But we shouldn’t forget the positive impact sports scientists have had not only on elite athletes, but on improving the health and wellbeing of the general community, says Exercise and Sports Science at ECU, Associate Professor Anthony Blazevich.
One example is the use of high intensity training (HIT) by sport scientists. HIT involves short bursts of exercise, which are used to improve performance and endurance. Elite athletes have been using this method for the past few decades, but it turns out that HIT also benefits non-athletes by boosting overall wellbeing.
In fact, as little as five minutes of cycle sprint exercise three times a week can dramatically improve our health, and increase life expectancy and quality of life. It’s such a small amount of exercise that you could get dressed for work, jump on a bike for a few minutes in the morning and go to work without a shower afterwards.
The use of protein powders and massive doses of supplements has been a contentious part in the drugs in sport debate. But in studying these supplements, sport scientists have uncovered wider benefits when they are used in combination with regular exercise.
Medical researchers are now using supplements to help minimise muscle wasting in burn victims and cancer patients. They can also improve muscle mass in patients with brain and spinal cord injuries and maintain muscle size and strength in older individuals.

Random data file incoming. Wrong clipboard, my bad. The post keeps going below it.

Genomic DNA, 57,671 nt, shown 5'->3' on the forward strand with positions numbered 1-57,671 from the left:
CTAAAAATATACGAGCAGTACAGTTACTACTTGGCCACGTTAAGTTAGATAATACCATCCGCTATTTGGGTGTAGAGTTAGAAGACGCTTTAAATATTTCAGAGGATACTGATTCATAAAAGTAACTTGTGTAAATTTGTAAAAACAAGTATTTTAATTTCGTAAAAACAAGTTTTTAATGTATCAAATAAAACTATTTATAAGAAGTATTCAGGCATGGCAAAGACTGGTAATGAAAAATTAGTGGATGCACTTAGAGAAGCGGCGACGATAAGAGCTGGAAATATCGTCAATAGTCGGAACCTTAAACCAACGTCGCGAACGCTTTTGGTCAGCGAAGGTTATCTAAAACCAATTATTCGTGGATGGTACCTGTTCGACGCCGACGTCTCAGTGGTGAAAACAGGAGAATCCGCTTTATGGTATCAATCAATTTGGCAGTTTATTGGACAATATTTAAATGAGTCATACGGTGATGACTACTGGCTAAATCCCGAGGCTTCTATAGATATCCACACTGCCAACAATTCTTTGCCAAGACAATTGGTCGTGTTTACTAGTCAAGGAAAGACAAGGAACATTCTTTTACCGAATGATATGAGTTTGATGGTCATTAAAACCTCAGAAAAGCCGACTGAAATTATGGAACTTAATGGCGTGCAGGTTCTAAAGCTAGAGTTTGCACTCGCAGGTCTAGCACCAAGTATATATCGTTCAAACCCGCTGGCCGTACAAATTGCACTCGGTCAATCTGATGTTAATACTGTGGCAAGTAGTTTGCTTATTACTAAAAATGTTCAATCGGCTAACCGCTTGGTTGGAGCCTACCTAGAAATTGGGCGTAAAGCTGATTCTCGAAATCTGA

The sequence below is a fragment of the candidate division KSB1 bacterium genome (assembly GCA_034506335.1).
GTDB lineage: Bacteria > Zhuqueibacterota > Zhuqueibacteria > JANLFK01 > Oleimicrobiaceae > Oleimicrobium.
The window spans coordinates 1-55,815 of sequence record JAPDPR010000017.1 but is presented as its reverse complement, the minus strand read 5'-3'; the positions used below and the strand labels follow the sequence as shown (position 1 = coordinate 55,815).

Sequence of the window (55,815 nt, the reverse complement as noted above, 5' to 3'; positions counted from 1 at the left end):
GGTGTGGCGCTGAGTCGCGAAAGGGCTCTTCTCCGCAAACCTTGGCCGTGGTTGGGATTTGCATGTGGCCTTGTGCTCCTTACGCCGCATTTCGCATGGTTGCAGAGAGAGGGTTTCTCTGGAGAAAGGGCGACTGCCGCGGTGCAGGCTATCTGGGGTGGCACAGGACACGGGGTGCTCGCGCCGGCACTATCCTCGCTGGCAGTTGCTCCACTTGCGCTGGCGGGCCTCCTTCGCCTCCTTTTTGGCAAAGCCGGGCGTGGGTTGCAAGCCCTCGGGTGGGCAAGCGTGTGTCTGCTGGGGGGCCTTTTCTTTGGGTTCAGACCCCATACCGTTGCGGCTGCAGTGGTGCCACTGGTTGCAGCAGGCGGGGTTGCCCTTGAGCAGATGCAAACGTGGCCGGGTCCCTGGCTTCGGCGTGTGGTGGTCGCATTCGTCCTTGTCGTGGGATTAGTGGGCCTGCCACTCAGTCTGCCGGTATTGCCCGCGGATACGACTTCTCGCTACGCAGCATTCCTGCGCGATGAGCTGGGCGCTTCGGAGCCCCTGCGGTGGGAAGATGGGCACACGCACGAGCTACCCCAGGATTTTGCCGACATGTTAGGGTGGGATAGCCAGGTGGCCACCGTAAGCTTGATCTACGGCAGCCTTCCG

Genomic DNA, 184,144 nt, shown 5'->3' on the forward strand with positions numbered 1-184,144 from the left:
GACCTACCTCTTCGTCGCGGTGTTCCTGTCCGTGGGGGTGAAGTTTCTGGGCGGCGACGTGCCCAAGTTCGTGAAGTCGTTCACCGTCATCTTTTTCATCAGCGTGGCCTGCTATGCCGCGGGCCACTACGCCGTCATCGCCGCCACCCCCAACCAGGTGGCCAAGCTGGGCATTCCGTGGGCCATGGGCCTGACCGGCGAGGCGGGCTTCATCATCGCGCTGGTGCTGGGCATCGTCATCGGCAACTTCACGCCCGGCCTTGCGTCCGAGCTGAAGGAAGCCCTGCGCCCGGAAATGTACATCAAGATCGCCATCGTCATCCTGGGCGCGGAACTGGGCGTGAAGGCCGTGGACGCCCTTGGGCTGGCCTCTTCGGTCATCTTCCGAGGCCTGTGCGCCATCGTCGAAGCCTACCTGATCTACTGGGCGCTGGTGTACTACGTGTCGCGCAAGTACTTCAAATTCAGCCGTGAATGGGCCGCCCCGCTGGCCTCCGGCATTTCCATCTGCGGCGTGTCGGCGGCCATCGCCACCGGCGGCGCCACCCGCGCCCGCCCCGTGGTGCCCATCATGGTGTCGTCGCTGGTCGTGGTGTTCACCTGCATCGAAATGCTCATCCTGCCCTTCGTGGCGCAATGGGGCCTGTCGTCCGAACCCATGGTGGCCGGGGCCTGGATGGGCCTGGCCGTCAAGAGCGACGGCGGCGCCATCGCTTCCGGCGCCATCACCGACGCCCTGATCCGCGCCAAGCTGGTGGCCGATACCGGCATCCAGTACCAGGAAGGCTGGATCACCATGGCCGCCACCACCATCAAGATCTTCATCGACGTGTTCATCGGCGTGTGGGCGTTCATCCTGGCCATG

Finally, we’ve all heard that athletes must perform at their peak in a wide variety of climactic conditions, from biting cold to severe heat. This can have a profound effect on hydration. In the 1970s sports scientists began their research into how hydration could improve physical performance.
This research led to the development of hydration drinks which are now being used to help reduce muscle cramps in older individuals and those with kidney disease. The drinks can help rapidly rehydrate those who have been lost at sea or in the bush for long periods of time. Hydration drinks have now saved countless lives and are a central part of clinical and occupational practice.
Research conducted by sports scientists continues to benefit many of us in our everyday lives. It’s rewarding to see our research used in such a wide variety of non-athlete populations. The effect is dramatic and has improved life expectancy and quality of life for the better.
Background on the Author:
Associate Professor Anthony Blazevich is Director of the Centre for Exercise and Sports Science at Edith Cowan University.
For more information on Professor Blazevich visit the School of Exercise and Health Sciences webpages.